The U.S. Environmental Protection Agency requires high-sulfur diesel to contain a red dying agent, and it is illegal to tamper with diesel to remove the dye, as of 2015. The Internal Revenue Service also mandates that tax-exempt diesel contains a red dye to distinguish it from taxable fuels and prevent individuals from using it to dilute clear diesel fuel.
Red-dyed diesel fuel is typically used in off-road applications, such as to provide fuel for heating and operating farm and construction equipment. In most cases, it is illegal to operate a motor vehicle on public roads in the United States with dyed diesel fuel.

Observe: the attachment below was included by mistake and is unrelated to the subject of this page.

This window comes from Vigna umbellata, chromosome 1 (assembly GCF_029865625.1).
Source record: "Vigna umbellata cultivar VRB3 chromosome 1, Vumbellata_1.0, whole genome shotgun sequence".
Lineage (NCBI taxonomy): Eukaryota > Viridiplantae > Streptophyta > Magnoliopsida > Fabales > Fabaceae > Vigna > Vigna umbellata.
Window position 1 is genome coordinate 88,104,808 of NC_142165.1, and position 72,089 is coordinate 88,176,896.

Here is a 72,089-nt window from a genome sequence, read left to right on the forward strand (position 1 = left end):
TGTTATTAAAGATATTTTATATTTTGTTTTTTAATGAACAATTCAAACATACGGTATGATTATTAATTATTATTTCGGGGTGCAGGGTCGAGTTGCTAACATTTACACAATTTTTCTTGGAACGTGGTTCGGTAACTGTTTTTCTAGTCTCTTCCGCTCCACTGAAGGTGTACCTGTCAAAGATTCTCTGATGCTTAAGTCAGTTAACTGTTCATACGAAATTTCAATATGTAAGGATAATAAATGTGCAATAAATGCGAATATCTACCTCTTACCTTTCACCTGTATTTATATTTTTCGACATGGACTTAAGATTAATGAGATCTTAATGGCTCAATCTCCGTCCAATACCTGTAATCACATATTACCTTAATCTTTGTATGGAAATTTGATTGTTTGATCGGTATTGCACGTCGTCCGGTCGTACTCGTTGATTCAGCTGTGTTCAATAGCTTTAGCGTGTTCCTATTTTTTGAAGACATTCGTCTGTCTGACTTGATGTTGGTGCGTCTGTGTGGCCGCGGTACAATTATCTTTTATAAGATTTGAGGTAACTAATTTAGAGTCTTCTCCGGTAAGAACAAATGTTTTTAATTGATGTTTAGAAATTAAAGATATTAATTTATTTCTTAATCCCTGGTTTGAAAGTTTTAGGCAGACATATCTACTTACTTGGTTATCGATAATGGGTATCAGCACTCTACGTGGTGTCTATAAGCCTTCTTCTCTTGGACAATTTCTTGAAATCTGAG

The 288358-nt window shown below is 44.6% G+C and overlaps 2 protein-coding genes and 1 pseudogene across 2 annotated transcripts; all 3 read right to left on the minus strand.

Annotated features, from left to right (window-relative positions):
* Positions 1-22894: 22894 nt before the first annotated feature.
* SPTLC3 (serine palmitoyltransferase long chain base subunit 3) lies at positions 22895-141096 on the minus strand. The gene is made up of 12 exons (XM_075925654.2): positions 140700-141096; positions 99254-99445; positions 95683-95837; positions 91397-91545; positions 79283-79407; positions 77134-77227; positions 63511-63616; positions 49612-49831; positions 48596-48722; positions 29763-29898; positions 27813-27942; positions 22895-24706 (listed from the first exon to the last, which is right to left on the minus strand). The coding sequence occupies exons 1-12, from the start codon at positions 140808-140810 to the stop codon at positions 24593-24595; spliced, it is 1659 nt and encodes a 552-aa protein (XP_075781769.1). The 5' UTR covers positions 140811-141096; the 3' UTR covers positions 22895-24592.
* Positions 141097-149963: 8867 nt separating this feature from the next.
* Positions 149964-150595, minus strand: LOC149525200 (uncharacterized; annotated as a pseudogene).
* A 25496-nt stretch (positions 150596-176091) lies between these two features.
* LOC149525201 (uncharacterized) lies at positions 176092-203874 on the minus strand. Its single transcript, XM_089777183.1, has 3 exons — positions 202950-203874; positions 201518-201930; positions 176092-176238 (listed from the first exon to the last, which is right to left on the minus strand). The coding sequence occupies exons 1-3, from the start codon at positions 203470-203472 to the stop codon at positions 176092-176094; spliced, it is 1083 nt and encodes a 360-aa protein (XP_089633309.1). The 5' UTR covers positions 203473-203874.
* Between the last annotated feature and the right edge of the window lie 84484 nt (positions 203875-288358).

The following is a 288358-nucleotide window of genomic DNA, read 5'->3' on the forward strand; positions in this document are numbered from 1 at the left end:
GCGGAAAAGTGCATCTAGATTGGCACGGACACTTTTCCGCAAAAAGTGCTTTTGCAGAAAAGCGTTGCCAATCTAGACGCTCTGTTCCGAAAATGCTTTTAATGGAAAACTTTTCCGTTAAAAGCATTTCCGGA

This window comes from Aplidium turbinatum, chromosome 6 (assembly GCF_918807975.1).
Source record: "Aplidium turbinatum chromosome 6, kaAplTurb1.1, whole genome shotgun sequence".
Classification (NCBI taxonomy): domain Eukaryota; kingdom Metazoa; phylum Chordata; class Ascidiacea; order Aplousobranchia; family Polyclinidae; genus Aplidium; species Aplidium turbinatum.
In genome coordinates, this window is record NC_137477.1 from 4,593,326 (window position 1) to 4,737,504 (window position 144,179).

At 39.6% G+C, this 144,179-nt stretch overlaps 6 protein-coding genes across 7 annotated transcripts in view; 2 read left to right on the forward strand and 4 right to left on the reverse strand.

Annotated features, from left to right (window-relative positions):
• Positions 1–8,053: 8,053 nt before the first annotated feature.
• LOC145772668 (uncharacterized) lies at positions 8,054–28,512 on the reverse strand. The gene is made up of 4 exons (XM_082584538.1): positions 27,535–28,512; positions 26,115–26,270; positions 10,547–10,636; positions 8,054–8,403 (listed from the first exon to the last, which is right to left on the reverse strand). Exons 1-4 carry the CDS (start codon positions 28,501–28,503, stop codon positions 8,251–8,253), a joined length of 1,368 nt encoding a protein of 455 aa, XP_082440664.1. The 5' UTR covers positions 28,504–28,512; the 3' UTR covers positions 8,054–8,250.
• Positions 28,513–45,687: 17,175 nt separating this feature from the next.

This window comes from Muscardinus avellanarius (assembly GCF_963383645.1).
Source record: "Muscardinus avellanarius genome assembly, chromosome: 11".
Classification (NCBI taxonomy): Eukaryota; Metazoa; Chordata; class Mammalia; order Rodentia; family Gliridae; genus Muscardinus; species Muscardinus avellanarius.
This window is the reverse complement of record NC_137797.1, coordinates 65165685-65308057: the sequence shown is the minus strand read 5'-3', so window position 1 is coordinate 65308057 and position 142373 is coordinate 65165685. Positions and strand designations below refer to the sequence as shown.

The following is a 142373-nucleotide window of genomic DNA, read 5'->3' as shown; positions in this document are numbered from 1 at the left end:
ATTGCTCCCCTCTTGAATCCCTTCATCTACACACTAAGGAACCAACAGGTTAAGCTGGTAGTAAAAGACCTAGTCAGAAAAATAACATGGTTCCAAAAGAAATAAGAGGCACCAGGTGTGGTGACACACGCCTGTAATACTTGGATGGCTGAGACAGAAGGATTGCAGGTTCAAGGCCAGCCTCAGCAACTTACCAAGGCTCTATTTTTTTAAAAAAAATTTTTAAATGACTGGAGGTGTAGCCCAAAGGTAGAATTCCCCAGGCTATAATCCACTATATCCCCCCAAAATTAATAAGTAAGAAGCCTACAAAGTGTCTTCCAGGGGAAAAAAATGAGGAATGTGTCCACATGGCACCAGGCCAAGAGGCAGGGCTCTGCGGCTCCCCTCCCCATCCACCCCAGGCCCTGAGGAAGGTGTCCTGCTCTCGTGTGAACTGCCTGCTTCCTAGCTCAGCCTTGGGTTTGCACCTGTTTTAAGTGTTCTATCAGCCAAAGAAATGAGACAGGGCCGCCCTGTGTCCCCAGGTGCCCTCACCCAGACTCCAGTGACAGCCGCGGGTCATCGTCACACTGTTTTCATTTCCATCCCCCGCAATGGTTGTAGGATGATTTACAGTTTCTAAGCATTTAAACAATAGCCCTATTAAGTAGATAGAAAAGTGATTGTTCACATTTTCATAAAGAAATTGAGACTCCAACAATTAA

Because it is not subject to the same taxes as diesel for transportation use, red-dyed diesel is typically less expensive than other commercial diesel fuels, but drivers illegally using the fuel or trying to alter or remove the dye are subject to civil and criminal penalties. Depending on the jurisdiction and number of infractions, violators may receive fines and other civil penalties and criminal charges, including jail time.
Solvent 26, a fuel-solvent liquid, is the standard dye manufacturers use in the United States for this purpose, though the more soluble Solvent Red 164 is increasingly replacing it in commercial use. The dye has no material effect on the performance of the fuel, and manufacturers only apply it for identification and legal compliance purposes.